As an observation, in a recent SEC examination of a broker-dealer, the report specifically referenced practices which could violate FINRA Regulatory Notice 13-45. As a result, now is a good time for broker-dealers to review their practices, including advisor education, under 13-45, as well as the related policies, procedures and supervision.

The views expressed in this article are the views of Fred Reish, and do not necessarily reflect the views of Drinker Biddle & Reath.

 

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Interesting Angles on the DOL’s Fiduciary Rule #66

Concerns About 408(b)(2) Disclosures

This is my 66th article about interesting observations concerning the Department of Labor’s fiduciary rule and exemptions. These articles also cover the DOL’s FAQs interpreting the regulation and exemptions and related developments in the securities laws.

Because of the change in the definition of fiduciary advice (which applied on June 9, 2017), all advisors to retirement plans need to review their prior 408(b)(2) disclosures to see if changes are necessary. That particularly applies to broker-dealers and life insurance brokers and agents.

The first level of review should be to determine whether their prior 408(b)(2) disclosures to ERISA retirement plans affirmatively stated that they were not fiduciaries to the plans that they served. If so, those broker-dealers, insurance brokers and agents need to send out new 408(b)(2) disclosures that affirmatively disclose their new-found fiduciary status (assuming that their advisors became fiduciaries under the new rule, which would ordinarily be the case). However, if the old disclosures were silent about fiduciary status or non-status, the prior disclosures would only need to be reviewed to determine if they adequately describe the services that would be considered to be fiduciary advice. Those services would include, for example, making investment recommendations, referring to other investment advisors or managers, or providing selective lists of investments. (Actually, the definition is much broader, and also includes suggestions of investments, investment policies, or investment strategies.)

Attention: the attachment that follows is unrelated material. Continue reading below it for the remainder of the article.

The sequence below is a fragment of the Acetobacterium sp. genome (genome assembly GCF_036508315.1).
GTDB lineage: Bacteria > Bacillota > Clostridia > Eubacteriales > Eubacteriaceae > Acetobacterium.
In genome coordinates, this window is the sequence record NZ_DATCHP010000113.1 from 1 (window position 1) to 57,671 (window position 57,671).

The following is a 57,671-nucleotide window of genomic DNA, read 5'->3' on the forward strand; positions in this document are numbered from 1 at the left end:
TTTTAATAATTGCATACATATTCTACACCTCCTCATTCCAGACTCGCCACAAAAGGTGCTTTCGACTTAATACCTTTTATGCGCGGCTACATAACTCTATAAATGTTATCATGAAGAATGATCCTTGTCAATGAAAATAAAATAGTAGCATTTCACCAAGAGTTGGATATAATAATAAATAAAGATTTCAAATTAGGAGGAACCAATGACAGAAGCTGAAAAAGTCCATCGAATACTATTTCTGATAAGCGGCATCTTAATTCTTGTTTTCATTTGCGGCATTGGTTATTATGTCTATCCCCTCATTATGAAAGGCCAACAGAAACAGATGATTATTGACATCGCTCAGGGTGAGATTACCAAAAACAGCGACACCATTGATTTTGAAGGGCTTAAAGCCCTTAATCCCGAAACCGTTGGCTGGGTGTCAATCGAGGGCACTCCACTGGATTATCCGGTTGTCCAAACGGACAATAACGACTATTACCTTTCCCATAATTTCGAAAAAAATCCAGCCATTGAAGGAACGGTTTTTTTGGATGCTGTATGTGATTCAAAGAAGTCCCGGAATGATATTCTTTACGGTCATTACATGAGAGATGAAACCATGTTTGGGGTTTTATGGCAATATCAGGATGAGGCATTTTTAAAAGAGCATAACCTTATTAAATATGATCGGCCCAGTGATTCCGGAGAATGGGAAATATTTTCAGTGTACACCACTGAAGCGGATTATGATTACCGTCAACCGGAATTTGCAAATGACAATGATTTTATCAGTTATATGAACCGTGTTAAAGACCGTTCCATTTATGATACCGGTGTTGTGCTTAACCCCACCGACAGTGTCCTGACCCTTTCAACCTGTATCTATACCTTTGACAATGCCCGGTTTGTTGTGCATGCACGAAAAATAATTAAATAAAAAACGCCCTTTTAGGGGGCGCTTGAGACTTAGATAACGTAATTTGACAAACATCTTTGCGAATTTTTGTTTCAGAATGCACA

Also, the review should include consideration of whether the 408(b)(2) statements adequately disclose compensation. I have been reviewing 408(b)(2) disclosures for a number of broker-dealers. As a part of that, I noticed that compensation was often described in ranges, sometimes very broad ranges. That reminded me of the language in the preamble to the 408(b)(2) regulation, which said:

“A few commenters also asked whether compensation or costs may be disclosed in ranges, for example by a range of possible basis points. The Department believes that disclosure of expected compensation in the form of known ranges can be a ‘‘reasonable’’ method for purposes of the final rule. However, such ranges must be reasonable under the circumstances surrounding the service and compensation arrangement at issue. To ensure that covered service providers communicate meaningful and understandable compensation information to responsible plan fiduciaries whenever possible, the Department cautions that more specific, rather than less specific, compensation information is preferred whenever it can be furnished without undue burden.” [Emphasis added.]

I leave it to the reader to decide whether the ranges in the following types of disclosures are narrow enough. Keep in mind, though, that the purpose of the 408(b)(2) disclosures is to allow the responsible plan fiduciaries to determine (i) whether the compensation paid to the advisor and affiliates is reasonable in light of the services being rendered, and (ii) the nature and extent of the conflicts of interest. With that in mind, do you think that the following types of disclosures are narrow enough to provide information that allows the plan fiduciaries to make those determinations?

  • For mutual funds, the broker-dealer may receive between 0% to 10% front-end commissions.
  • As ongoing trailing commissions, the compensation may range from 0% to 2% per year.
  • The compensation for managed accounts will not exceed 2.5% per year.